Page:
A handful of power-sellers will emerge, but they will be new faces, rather than established celebrities or existing popular social media personalities. Instead of models or dancers, star shopatainers are born to sell. These sellers will be people you relate to, people you trust and who can keep you entertained. The sellers won’t always be the product creators, although they certainly can be.
Unlike the rise of social vertical communities—a promising trend in its own right—the success of a shopatainment platform isn’t about fostering community and intimacy among a small group of fellow shoppers. Shopatainment is a numbers game, where seeing more shoppers purchase a product helps with conversion. It’s the same psychology behind selecting the item on Amazon with the most reviews, gauging the quality of a restaurant based on how many diners you can glimpse through its windows, or favoriting a “hot” Zillow listing because it’s had 282 other “likes.” The perception of a crowd reinforces trust, desirability, and confidence. And that makes the eventual purchase validating. When there is limited inventory or limited time, the sale feels like an accomplishment that other buyers congratulate you on.
Shopatainment will be especially effective for products that are either exclusive or difficult to find (or source) elsewhere: collectibles, rare streetwear, and the like. This opens up intriguing new avenues for artists, artisanal food and beverage suppliers, clothing and furniture designers, independent creators, and more. A fashion designer might show off the intricate detailing on a new collection and stage a live, click-to-purchase fashion show of its latest looks. A rancher can present his pasture-raised cows, dry-aging technique, and the fine marbling of a fresh cut of steak—then ship you that very filet. In shopatainment, you’re not just purchasing a product. You can also get the history of the item, the process behind making it, a personal connection to the seller, and the benefit of true-to-life demonstrations and visuals. This results in greater affinity to the product—and gives you more interesting things to say when you’re complimented on it.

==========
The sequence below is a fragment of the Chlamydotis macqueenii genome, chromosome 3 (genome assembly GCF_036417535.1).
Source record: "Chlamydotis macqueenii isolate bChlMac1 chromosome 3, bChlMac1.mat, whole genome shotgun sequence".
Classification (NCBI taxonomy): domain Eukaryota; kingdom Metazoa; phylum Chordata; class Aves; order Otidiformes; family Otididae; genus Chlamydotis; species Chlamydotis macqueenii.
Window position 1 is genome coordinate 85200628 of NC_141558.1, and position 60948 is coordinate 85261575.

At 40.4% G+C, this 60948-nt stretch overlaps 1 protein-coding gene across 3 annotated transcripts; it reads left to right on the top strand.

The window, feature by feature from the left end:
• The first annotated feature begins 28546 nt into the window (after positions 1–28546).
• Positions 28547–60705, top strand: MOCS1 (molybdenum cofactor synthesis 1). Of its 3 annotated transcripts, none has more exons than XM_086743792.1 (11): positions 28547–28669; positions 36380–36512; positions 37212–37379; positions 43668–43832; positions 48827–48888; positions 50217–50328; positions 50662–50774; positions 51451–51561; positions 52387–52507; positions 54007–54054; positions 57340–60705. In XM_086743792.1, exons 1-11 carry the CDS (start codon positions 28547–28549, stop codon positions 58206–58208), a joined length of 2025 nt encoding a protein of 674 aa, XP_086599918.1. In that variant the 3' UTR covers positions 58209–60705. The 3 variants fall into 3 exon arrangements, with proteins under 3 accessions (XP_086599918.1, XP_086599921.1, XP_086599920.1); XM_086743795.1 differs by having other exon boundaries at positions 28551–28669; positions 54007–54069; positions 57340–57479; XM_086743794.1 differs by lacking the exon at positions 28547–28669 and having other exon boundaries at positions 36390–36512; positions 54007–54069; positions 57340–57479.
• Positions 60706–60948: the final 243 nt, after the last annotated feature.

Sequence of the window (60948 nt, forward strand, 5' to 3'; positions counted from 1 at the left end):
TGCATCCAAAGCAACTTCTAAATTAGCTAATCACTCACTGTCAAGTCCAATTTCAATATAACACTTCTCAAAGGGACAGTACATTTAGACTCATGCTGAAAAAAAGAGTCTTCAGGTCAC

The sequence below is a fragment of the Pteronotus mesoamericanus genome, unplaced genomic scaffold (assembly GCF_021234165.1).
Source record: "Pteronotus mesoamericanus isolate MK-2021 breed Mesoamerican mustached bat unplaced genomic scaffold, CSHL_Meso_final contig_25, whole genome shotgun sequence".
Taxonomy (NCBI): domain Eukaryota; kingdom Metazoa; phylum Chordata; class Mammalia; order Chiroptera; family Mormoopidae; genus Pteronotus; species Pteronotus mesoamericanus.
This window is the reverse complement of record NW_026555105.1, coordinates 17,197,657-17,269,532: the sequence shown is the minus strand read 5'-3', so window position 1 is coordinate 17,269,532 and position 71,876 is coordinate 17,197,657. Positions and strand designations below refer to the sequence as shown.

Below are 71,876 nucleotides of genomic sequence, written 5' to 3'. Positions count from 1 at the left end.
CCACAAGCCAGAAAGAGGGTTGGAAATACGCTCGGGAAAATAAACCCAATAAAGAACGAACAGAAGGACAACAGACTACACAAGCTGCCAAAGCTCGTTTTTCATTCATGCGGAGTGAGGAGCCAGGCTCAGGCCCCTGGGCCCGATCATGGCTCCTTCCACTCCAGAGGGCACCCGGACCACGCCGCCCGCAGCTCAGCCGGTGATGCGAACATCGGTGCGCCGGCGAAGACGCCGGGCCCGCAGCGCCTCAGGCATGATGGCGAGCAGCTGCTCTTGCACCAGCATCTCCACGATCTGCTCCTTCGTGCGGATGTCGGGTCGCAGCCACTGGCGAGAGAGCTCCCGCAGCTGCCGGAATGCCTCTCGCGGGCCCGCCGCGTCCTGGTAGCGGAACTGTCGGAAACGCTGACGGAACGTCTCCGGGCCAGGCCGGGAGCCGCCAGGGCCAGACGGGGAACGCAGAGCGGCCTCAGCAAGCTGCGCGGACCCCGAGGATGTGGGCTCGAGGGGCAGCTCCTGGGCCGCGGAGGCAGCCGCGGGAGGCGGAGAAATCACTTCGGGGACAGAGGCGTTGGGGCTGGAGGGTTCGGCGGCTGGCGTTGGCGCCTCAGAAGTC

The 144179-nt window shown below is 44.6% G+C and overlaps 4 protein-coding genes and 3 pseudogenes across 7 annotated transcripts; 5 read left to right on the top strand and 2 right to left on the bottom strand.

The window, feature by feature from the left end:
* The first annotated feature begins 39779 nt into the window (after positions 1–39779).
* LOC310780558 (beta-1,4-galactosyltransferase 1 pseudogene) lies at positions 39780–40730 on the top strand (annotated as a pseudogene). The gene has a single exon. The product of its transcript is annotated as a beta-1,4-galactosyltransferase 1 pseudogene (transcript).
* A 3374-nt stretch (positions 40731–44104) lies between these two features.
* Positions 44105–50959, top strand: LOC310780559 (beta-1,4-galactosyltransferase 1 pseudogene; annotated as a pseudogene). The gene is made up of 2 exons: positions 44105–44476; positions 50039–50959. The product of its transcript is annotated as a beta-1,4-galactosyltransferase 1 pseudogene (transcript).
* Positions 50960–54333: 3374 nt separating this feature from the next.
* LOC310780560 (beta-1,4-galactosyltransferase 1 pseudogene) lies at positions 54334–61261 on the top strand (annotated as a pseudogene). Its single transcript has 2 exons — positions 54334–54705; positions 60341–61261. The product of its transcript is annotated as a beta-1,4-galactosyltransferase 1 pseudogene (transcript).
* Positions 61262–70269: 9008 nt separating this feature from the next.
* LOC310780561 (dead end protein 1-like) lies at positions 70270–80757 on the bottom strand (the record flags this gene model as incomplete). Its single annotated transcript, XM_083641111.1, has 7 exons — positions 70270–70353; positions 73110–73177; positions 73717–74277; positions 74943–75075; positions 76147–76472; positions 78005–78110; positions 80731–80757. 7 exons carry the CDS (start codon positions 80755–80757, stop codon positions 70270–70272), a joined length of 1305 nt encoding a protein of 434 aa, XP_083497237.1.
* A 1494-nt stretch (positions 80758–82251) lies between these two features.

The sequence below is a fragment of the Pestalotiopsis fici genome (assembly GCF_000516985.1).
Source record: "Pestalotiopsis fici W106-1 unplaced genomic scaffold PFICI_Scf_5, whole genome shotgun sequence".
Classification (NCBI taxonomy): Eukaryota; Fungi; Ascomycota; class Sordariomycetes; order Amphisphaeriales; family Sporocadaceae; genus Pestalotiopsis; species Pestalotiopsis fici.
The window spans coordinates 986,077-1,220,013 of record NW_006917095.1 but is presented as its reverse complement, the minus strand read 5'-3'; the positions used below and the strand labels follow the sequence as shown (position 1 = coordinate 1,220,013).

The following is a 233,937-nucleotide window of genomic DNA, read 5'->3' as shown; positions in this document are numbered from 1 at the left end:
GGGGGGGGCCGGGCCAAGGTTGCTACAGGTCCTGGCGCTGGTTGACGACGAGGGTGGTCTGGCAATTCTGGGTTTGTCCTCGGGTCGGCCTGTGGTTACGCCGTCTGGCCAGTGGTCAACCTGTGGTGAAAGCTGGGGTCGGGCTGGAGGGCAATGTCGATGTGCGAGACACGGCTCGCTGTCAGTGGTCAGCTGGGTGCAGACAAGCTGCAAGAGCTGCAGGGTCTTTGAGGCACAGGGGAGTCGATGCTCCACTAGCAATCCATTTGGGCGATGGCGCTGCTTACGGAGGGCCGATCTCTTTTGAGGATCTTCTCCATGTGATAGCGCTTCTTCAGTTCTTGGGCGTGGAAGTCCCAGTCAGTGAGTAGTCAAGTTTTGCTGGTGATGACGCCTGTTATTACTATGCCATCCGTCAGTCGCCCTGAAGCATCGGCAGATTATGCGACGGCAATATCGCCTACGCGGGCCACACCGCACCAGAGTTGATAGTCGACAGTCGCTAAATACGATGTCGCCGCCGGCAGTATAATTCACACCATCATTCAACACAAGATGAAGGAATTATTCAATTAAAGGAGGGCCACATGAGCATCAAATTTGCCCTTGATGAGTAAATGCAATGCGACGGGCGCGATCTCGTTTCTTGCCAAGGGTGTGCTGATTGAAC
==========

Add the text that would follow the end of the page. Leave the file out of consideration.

The opportunity here extends much further than individual sellers. In Asia, top influencers tap third-party companies who supply everything from lighting and makeup to merchandise and script development, supply chain management, and shipping fulfillment. These crews can even be commission-based, receiving a cut of a successful selling session. There’s an army of supporting businesses fueling the shopatainment industry. And given the high frequency of seller burnout, these crews are constantly looking for new sellers to bring into the spotlight. Imagine walking through what looks like an apartment building, but behind every door is a live shopping set that you can rent by the hour.
COVID has accelerated the growth of shopatainment in the U.S., as retailers are forced to pursue new ways to sell to customers beyond physical stores. In addition, many shoppers have more free time to try new apps, and more influencers are looking for new ways to monetize and engage with their audiences. If the U.S. market plays out similarly to China, then we are just at the tip of the iceberg. In the coming years, I believe we’ll see a video shopping revolution, one with multiple winners and a full-fledged ecosystem to support it. Just as YouTube redefined TV production, shopatainment will spawn a new wave of video-first sellers, fine-tuned to online audiences and born for this moment. Shopatainment will change not just how we buy and sell, but how we unwind. In the future, we will binge-watch stores, not shows.